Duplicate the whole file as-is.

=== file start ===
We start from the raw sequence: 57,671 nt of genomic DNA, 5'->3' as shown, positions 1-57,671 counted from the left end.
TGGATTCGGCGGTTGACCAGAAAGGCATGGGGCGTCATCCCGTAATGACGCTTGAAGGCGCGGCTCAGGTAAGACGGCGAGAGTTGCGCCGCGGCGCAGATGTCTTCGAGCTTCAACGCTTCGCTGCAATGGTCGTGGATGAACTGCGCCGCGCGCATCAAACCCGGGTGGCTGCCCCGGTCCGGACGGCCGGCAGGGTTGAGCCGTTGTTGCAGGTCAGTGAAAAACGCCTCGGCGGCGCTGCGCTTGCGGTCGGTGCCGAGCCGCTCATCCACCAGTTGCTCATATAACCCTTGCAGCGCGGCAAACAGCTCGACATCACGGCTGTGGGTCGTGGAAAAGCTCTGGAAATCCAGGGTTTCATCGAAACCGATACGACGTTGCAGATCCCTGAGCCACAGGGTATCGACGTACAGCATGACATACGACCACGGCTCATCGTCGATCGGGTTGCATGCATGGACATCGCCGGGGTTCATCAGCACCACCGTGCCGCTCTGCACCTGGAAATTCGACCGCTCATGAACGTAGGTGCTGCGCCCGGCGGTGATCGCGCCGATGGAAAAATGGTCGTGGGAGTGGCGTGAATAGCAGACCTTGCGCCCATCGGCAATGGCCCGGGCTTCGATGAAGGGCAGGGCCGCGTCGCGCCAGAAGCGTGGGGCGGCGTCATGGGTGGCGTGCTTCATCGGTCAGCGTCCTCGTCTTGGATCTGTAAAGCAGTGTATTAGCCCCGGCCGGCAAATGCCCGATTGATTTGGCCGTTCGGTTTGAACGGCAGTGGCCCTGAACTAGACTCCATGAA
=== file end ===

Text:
We start from the raw sequence: 57,671 nt of genomic DNA, 5'->3' as shown, positions 1-57,671 counted from the left end.
TGGATTCGGCGGTTGACCAGAAAGGCATGGGGCGTCATCCCGTAATGACGCTTGAAGGCGCGGCTCAGGTAAGACGGCGAGAGTTGCGCCGCGGCGCAGATGTCTTCGAGCTTCAACGCTTCGCTGCAATGGTCGTGGATGAACTGCGCCGCGCGCATCAAACCCGGGTGGCTGCCCCGGTCCGGACGGCCGGCAGGGTTGAGCCGTTGTTGCAGGTCAGTGAAAAACGCCTCGGCGGCGCTGCGCTTGCGGTCGGTGCCGAGCCGCTCATCCACCAGTTGCTCATATAACCCTTGCAGCGCGGCAAACAGCTCGACATCACGGCTGTGGGTCGTGGAAAAGCTCTGGAAATCCAGGGTTTCATCGAAACCGATACGACGTTGCAGATCCCTGAGCCACAGGGTATCGACGTACAGCATGACATACGACCACGGCTCATCGTCGATCGGGTTGCATGCATGGACATCGCCGGGGTTCATCAGCACCACCGTGCCGCTCTGCACCTGGAAATTCGACCGCTCATGAACGTAGGTGCTGCGCCCGGCGGTGATCGCGCCGATGGAAAAATGGTCGTGGGAGTGGCGTGAATAGCAGACCTTGCGCCCATCGGCAATGGCCCGGGCTTCGATGAAGGGCAGGGCCGCGTCGCGCCAGAAGCGTGGGGCGGCGTCATGGGTGGCGTGCTTCATCGGTCAGCGTCCTCGTCTTGGATCTGTAAAGCAGTGTATTAGCCCCGGCCGGCAAATGCCCGATTGATTTGGCCGTTCGGTTTGAACGGCAGTGGCCCTGAACTAGACTCCATGAA